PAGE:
GBdirect's Python Training Courses: Recommended Python Books and Reviews

Learning Python

by Mark Lutz

"Based on the author's extensive experience in providing Python training courses over that last eleven years, Learning Python gives you an excellent grounding in the subject from it's 680 pages of content...Moving on through the book you'll get a rapidly accelerating level of difficulty, and it wouldn't be far wrong for us to say that this book might be all you need."

Andy Hudson, Linux Format

Beginning Python: From Novice to Professional

by Magnus Lie Hetland

"This is a great introduction to Python. People who can already program will find the book moves quickly enough, but beginners will by no means be lost. The book covers everything Python - including an introduction to some more advanced concepts like Django. At the end of the book, there are several fantastic projects which tech you to make something very cool - like a forum, a chat client (like MSN) and a file sharing server like Bit-torrent. A great book that I highly recommend!! "

"Mr. S. Iles", Amazon.co.uk Review

Core PYTHON Programming

by Wesley Chun

"Very well written. It is the clearest, friendliest book I have come across yet for explaining Python, and putting it in a wider context. It does not presume a large amount of other experience. It does go into some important Python topics carefully and in depth. Unlike too many beginner books, it never condescends or tortures the reader with childish hide-and-seek prose games. [It] sticks to gaining a solid grasp of Python syntax and structure."

http://python.org bookstore Web site

Python Cookbook

by Alex Martelli, Anna Ravenscroft, David Ascher

"In cooking, the beauty of a recipe is you get to spice up the dish however you like it or modify it to use whatever ingredients you happen to have on hand. The procedure is exactly the same with the recipes in the Python Cookbook: the user is not only encouraged but expected to modify the solution to fit his or her own needs. These solutions are meant not as complete answers, but departure points or templates for your own use.
"So although Python doesn't actually taste like chicken, this cookbook contains some truly delicious - maybe you should read that as 'very useful' - recipes for anyone who regularly works with this language. If yours is a Python shop, you need this one on the shelf somewhere!"

scm rak, Epinions.com, May 2005

Python Essential Reference (Developer's Library)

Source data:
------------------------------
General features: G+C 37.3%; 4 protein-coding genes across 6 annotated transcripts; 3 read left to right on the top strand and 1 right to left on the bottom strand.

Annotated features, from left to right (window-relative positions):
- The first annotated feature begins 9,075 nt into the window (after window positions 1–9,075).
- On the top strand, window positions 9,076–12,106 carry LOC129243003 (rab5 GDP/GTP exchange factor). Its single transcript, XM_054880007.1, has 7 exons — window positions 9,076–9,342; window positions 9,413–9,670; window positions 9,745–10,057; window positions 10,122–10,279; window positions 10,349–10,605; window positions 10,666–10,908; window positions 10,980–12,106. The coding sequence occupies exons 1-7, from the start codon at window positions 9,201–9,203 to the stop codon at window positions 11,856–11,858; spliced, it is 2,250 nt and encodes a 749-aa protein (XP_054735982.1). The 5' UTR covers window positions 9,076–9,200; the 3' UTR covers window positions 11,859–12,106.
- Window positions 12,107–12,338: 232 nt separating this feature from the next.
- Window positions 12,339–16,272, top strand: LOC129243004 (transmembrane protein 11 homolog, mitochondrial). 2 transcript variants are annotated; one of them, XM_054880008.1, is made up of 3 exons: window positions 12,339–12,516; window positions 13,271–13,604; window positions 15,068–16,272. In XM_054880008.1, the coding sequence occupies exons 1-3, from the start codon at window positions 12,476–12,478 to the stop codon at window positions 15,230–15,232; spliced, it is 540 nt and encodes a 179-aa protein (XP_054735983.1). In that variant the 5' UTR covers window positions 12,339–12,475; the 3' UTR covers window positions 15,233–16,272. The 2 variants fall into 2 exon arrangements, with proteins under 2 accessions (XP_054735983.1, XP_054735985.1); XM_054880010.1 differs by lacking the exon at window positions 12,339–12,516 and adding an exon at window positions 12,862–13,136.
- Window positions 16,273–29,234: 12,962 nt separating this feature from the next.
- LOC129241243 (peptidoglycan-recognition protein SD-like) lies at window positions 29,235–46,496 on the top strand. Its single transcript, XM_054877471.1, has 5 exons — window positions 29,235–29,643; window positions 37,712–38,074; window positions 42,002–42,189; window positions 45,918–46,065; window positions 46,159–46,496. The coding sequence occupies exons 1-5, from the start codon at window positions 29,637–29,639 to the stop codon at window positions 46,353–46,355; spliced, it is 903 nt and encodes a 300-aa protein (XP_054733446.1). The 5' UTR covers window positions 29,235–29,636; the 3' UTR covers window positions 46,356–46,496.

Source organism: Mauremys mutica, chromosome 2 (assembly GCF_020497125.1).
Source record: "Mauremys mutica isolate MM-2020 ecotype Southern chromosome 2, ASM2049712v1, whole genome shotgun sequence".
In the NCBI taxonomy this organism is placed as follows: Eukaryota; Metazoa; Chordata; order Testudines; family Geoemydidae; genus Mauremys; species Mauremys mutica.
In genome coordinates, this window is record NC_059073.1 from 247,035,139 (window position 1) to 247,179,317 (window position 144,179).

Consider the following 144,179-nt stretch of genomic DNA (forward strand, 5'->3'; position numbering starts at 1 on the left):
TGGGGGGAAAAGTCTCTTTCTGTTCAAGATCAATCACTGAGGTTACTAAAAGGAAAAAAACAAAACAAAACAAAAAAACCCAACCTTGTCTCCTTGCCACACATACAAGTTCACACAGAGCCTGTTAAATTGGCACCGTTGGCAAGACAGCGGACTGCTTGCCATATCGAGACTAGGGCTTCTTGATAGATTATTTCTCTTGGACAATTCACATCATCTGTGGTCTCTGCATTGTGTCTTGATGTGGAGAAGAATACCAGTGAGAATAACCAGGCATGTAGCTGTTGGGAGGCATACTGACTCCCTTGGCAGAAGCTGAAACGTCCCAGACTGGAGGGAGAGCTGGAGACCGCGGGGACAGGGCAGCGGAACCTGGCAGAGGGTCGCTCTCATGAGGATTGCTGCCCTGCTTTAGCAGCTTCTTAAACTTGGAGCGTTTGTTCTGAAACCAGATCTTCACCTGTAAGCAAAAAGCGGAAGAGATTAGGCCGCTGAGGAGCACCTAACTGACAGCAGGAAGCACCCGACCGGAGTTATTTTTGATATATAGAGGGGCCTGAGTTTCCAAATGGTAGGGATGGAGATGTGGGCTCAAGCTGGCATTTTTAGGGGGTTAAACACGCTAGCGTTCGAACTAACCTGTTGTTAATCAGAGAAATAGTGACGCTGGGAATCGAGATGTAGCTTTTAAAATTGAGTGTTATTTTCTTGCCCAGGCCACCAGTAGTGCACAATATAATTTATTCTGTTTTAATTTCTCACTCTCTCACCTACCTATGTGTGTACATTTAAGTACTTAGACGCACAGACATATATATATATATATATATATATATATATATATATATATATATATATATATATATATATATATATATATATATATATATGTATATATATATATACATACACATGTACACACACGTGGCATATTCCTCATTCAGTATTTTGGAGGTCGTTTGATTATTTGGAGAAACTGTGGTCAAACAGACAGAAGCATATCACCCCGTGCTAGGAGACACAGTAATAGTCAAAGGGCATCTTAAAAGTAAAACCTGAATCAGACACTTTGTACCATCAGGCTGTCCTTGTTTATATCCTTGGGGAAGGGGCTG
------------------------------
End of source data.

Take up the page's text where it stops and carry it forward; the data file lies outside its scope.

by David M. Beazley

"For anyone who programs in Python, David M. Beazley's Python Essential Reference, 2nd Edition will serve as a capable and exceptionally competent guide to current Python syntax and library modules. Concise, yet authoritative, this book sets a high standard as a one-volume reference to this powerful object-oriented programming language.
"Although the author claims that this title is not really a tutorial, the first 100 pages actually provide an excellent guide to the basics of Python as a language. Geared especially to the experienced programmer seeking to see what's different (and potentially better) about Python, sections on the language itself will let you ramp up on the basic and advanced topics. Short sections with code excerpts that show off essential language features will help you learn or enhance your knowledge of Python quickly. Standout sections here include excellent coverage of object-oriented features, like "special methods" that will let you add custom classes to Python that are just as flexible as built-in classes.
"The heart of this book is the 250-page reference section. The author concentrates on all current Python modules (eschewing deprecated or obsolete APIs). Starting with basic modules for Python services and operating system functions, and including handling strings and math functions, the author explains and illustrates each module with short sample code, along with a full listing of APIs. Sections on Python's impressive support for virtually all networking protocols (including sockets, HTTP, FTP, and e-mail) are a standout and will arguably justify the cost of this title for many Python developers. Later modules look at undocumented functions, plus there's an in-depth guide to integrating Python and C code. (This material can even help you build custom Python modules.)
"With a remarkably clear presentation style, this well-organised reference offers a compact and worthy guide to today's Python that's sure to meet the needs of many working programmers."

Richard Dragan